The aim of this thesis is to assess how multiple large shareholders (blockholders) affects the performance of companies. Basically the prediction is that dependent on different factors multiple blockholders might either work as a governance mechanism and cross monitor each other and other large shareholders or form coalitions with agendas which are not in line with maximization of shareholder value. With existing theory and previous research as the foundation I formulate a number of hypotheses regarding blockholder ownership and how performance of companies is affected. I use linear regression to test these hypotheses empirically on a sample of 5,829 companies from 17 countries with Tobin‟s Q and Return on Assets as proxies for performance. In my sample, the presence of multiple blockholders does not affect performance of companies significantly. However, dividing the sample in two sub samples with companies listed in countries with high levels of investor protection and low levels of investor protection, respectively, gives statistically significant results. In line with my hypothesis I find that in countries with low levels of investor protection multiple blockholders have positive effect on performance, whereas the effect on performance is negative is countries with high levels of investor protection. I also find the effect from multiple blockholders to be dependent on the identity of the largest blockholders when running regressions on the two sub samples divided on the basis of investor protection. As an example, the presence of a family among the largest blockholders turns out to have significantly positive effect on performance in countries with low investor protection and significantly negative effect in countries with high investor protection. I also find the number of blockholders, their total ownership share and concentration of the votes in the hands of blockholders to affect performance significantly, although these findings do not show a uniform picture. My findings furthermore show that in some cases a variable has positive effect on one of my performance measures and negative effect on the other. This suggests that in some cases a given variable has, for example, a positive effect on the operational performance of companies (ROA) whereas the market incorporates a risk premium in its valuation in the same case.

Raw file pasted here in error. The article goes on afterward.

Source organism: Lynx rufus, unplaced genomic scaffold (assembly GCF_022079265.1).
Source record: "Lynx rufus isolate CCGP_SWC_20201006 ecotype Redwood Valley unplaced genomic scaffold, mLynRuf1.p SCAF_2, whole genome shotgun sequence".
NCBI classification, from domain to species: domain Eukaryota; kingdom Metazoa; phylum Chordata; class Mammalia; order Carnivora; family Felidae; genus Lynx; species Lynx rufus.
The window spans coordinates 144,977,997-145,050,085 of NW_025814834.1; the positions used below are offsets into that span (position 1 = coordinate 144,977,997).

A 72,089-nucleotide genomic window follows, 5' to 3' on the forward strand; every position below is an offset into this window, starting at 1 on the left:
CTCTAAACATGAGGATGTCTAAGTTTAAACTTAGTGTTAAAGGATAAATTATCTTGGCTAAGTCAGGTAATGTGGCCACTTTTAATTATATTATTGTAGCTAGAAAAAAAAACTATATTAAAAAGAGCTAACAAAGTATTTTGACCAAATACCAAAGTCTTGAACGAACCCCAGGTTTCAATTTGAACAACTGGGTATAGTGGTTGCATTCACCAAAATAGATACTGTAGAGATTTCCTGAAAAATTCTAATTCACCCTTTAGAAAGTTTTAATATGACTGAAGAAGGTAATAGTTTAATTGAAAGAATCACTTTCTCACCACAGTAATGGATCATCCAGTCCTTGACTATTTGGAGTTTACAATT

|Educations||MSc in Finance and Strategic Management, (Graduate Programme) Final Thesis|
|Number of pages||192|